by Brian Hioe

Photo Credit: Paul Kagame/Flickr/CC

AT THIS LATE stage in the game, one should not be surprised at how incredibly poor the western left’s understanding of China is. Many western leftists remain unable to conceptualize any imperial or capitalist power outside of the US and therefore romanticize or downplay China’s authoritarianism because it seems to them at least an alternative to US global hegemony. In a time in which it is popular to talk of “provincializing” Europe or “deprovincializing” Asia as a response to Eurocentrism, what this reflects more than anything is the provincialism of the western Left—which inevitably centers the West, sees no other actors of concern in the world, and sees anything that is not the US through a rose-tinted lens, no matter how authoritarian they may also be. 

This is the case, then, with respected leftist magazine Monthly Review’s recent August issue on China, featuring such writers as Asian American tankie commentator Mark Tseng-Putterman, and no less than the diasporic ethno-nationalist Qiao Collective. It proves of some hilarity to see the Monthly Review, which once hosted the Brenner debates and writing by luminaries such as Herbert Marcuse, Noam Chomsky, C. Wright Mills, and others, now platform the Qiao Collective. 

Make no mistake, Qiao has strayed into explicit ethno-nationalism in some of its writings, with memorable quotes such as the following:

“Knowing I am Chinese is knowing that the civilization my grandparents, parents, and I descend from produced salt before Europe knew its taste. That it was this civilization that gave birth to thinkers and leaders like Sun Yat-sen, Mao Zedong, and Soong Ching-ling, who saw what the future needed in the face of a West doomed to fall apart and take the rest of the world down with it. These leaders knew more about human progress, requiring a new sense of morality, than the West. […] This civilization existed before the West, and it is something that can inspire our creation of a new world as the modern world as we know it collapses.”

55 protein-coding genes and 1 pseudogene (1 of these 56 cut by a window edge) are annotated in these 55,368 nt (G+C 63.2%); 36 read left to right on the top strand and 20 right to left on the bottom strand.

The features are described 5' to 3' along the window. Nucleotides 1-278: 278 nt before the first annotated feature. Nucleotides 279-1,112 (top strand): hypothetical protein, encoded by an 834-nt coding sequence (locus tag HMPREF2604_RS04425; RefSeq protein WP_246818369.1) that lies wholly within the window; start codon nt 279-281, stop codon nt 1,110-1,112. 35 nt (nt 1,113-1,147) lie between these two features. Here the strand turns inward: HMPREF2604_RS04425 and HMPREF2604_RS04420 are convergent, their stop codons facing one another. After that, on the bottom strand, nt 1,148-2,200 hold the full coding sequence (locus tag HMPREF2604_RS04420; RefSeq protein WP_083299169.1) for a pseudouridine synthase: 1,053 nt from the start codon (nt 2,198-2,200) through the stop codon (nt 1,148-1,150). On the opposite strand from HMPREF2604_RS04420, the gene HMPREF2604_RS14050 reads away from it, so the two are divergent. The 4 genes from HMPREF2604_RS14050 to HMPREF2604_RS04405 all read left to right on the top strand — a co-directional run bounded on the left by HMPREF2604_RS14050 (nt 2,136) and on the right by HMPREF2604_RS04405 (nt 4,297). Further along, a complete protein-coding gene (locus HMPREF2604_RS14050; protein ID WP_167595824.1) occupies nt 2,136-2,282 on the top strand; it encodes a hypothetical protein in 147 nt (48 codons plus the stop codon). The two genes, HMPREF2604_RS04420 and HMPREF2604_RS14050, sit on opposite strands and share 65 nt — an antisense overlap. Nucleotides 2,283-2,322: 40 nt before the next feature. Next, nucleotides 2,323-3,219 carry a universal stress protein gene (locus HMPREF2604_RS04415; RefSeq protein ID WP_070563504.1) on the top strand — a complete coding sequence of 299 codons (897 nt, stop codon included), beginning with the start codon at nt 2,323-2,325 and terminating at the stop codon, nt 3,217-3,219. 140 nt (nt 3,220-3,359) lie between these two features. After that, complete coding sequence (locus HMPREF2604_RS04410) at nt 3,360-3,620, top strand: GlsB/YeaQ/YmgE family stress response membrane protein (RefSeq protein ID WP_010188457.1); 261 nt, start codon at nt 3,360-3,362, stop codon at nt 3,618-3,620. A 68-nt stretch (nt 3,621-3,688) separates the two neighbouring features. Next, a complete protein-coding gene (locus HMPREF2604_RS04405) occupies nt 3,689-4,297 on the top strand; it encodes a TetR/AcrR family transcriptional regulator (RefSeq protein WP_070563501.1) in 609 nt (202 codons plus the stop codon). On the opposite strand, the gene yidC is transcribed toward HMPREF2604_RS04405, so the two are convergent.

So, too, has Qiao uncritically defended the expansion of Chinese state power, including the police and court system. Despite Qiao otherwise being critical of the US police state, apparently police states outside of the US are not an issue for Qiao. 

How the mighty have fallen, then! Yet as the issue’s “Notes from the Editors” makes clear, Monthly Review has always had something of a flirtation with Maoism, returning to the New Left’s idealistic projection onto China as an alternative to American imperialism. 

The main task of Monthly Review’s August issue, then, seems to be to absolve China of claims that it is an imperialist, capitalist nation-state. This is mostly accomplished through a lot of rhetorical handwaving to redirect attention away from the grotesque socioeconomic realities that exist in China—one of the world’s most economically unequal societies—and back to the only real Big Bad in the world, the US. At other times, Monthly Review strays into outright denial of atrocities taking place in China, such as the vast detention camps in Xinjiang, or harsh domestic repression in Hong Kong in which simply being a young person or wearing black outside is now sufficient cause to be jailed.